The Word Biblical Commentary delivers the best in biblical scholarship, from the leading scholars of our day who share a commitment to Scripture as divine revelation. This series emphasizes a thorough analysis of textual, linguistic, structural, and theological evidence. The result is judicious and balanced insight into the meanings of the text in the framework of biblical theology. These widely acclaimed commentaries serve as exceptional resources for the professional theologian and instructor, the seminary or university student, the working minister, and everyone concerned with building theological understanding from a solid base of biblical scholarship.
Overview of Commentary Organization
- Introduction--covers issues pertaining to the whole book, including context, date, authorship, composition, interpretive issues, purpose, and theology.
- Each section of the commentary includes:
- Pericope Bibliography--a helpful resource containing the most important works that pertain to each particular pericope.
- Translation--the author's own translation of the biblical text, reflecting the end result of exegesis and attending to Hebrew and Greek idiomatic usage of words, phrases, and tenses, yet in reasonably good English.
- Notes--the author's notes to the translation that address any textual variants, grammatical forms, syntactical constructions, basic meanings of words, and problems of translation.
- Form/Structure/Setting--a discussion of redaction, genre, sources, and tradition as they concern the origin of the pericope, its canonical form, and its relation to the biblical and extra-biblical contexts in order to illuminate the structure and character of the pericope. Rhetorical or compositional features important to understanding the passage are also introduced here.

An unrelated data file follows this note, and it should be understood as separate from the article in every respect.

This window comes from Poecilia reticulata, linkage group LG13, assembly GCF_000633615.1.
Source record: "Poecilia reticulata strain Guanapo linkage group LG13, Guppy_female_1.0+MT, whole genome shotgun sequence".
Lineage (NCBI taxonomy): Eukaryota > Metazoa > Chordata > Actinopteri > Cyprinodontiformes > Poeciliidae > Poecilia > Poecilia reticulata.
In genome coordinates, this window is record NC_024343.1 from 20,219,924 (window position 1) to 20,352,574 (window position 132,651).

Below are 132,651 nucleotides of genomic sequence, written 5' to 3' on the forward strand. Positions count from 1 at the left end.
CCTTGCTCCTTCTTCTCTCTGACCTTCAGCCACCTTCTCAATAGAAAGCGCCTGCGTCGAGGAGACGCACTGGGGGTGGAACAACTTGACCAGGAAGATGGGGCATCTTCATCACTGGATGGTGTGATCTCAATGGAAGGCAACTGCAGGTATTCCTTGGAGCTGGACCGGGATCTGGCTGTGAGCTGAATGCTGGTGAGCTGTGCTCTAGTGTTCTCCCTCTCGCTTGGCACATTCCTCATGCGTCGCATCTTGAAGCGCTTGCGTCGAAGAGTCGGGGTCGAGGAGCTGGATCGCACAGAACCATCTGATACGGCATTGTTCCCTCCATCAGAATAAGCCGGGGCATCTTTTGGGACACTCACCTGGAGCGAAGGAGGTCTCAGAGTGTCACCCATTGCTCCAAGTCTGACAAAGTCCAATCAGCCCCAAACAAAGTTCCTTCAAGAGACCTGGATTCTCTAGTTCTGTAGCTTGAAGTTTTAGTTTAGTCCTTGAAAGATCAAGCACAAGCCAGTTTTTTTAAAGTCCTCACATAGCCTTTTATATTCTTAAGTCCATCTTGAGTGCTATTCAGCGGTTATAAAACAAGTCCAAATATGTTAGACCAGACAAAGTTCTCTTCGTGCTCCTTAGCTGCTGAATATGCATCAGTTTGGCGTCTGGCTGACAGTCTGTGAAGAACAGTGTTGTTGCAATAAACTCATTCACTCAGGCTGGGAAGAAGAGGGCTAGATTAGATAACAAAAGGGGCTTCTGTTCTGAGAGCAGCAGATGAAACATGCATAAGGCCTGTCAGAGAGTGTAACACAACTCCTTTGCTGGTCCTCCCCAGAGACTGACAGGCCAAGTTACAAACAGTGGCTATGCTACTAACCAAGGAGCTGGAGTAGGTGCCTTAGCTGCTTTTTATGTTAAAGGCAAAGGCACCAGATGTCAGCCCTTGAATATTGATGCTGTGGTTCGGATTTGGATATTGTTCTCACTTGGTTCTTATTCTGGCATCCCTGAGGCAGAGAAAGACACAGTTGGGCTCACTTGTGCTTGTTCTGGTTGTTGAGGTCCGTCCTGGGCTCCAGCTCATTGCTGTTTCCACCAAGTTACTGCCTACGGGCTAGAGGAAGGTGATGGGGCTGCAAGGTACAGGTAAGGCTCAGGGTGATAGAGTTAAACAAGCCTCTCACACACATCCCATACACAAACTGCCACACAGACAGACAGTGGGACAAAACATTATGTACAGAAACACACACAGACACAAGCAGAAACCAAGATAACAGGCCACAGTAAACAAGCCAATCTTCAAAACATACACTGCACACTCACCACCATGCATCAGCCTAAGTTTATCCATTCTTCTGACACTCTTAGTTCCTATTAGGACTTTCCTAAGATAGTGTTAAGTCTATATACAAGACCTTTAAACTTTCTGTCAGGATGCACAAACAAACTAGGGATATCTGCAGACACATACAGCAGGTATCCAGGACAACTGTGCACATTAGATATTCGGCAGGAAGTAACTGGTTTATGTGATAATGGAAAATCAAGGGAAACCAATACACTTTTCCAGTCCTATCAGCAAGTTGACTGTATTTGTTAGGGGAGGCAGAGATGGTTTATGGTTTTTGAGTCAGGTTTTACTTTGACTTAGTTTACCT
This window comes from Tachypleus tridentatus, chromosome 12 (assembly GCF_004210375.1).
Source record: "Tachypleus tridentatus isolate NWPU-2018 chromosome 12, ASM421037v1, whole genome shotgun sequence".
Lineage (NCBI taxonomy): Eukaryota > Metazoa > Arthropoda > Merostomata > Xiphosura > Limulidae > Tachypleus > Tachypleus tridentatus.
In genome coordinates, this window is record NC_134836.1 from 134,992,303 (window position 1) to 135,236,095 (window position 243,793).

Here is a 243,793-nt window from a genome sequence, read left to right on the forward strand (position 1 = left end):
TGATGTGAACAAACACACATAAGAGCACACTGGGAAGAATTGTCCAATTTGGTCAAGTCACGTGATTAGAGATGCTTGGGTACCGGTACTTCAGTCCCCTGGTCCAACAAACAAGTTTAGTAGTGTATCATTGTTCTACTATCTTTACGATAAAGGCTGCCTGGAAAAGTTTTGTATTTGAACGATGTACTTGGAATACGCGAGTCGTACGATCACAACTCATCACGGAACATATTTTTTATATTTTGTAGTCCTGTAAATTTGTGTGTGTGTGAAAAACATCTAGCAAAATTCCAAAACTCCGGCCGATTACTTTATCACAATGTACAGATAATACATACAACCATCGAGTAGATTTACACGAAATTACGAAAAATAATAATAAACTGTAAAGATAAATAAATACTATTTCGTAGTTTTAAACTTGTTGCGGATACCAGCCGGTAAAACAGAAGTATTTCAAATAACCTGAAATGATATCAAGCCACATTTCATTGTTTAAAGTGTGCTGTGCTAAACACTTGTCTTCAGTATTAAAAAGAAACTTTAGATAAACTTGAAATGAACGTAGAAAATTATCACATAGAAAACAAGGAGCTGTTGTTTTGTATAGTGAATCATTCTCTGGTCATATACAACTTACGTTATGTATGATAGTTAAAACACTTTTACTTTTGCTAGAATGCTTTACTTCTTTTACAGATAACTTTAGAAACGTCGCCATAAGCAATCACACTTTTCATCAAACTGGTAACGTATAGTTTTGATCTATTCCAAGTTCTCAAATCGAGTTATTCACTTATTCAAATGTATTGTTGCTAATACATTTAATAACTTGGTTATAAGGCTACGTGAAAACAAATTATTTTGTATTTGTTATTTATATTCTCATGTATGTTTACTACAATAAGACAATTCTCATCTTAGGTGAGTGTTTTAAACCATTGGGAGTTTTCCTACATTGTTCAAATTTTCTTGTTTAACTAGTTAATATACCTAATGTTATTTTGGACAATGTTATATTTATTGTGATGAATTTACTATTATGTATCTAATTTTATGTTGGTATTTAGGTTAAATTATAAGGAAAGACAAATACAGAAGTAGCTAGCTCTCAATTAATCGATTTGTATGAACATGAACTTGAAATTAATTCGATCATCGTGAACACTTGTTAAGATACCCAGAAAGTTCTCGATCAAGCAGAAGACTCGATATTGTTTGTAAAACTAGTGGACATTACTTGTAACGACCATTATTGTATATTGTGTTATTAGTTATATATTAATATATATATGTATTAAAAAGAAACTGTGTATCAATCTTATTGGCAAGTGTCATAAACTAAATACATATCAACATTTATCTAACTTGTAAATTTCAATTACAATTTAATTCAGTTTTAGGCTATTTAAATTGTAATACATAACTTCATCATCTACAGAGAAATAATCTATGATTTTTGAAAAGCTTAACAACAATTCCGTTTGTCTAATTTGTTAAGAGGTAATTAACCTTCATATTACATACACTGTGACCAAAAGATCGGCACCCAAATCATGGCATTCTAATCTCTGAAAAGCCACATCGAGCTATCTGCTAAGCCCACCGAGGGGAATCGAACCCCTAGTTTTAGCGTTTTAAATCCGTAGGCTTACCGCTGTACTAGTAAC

- Comment--verse-by-verse interpretation of the text and dialogue with other interpreters, engaging with current opinion and scholarly research.
- Explanation--brings together all the results of the discussion in previous sections to expose the meaning and intention of the text at several levels: (1) within the context of the book itself; (2) its meaning in the OT or NT; (3) its place in the entire canon; (4) theological relevance to broader OT or NT issues.
- General Bibliography--occurring at the end of each volume, this extensive bibliography contains all sources used anywhere in the commentary.
About the Author
John Goldingay (PhD, University of Nottingham; DD, Archbishop of Canterbury at Lambeth) is professor of Old Testament at Fuller Theological Seminary, but lives in Oxford, England. His numerous books include An Introduction to the Old Testament, A Reader’s Guide to the Bible, Reading Jesus’s Bible, and commentaries on Psalms, Isaiah, and Daniel. He has also authored Biblical Theology, the three-volume Old Testament Theology, and the seventeen-volume Old Testament for Everyone series, and has published a translation of the entire Old Testament called The First Testament: A New Translation.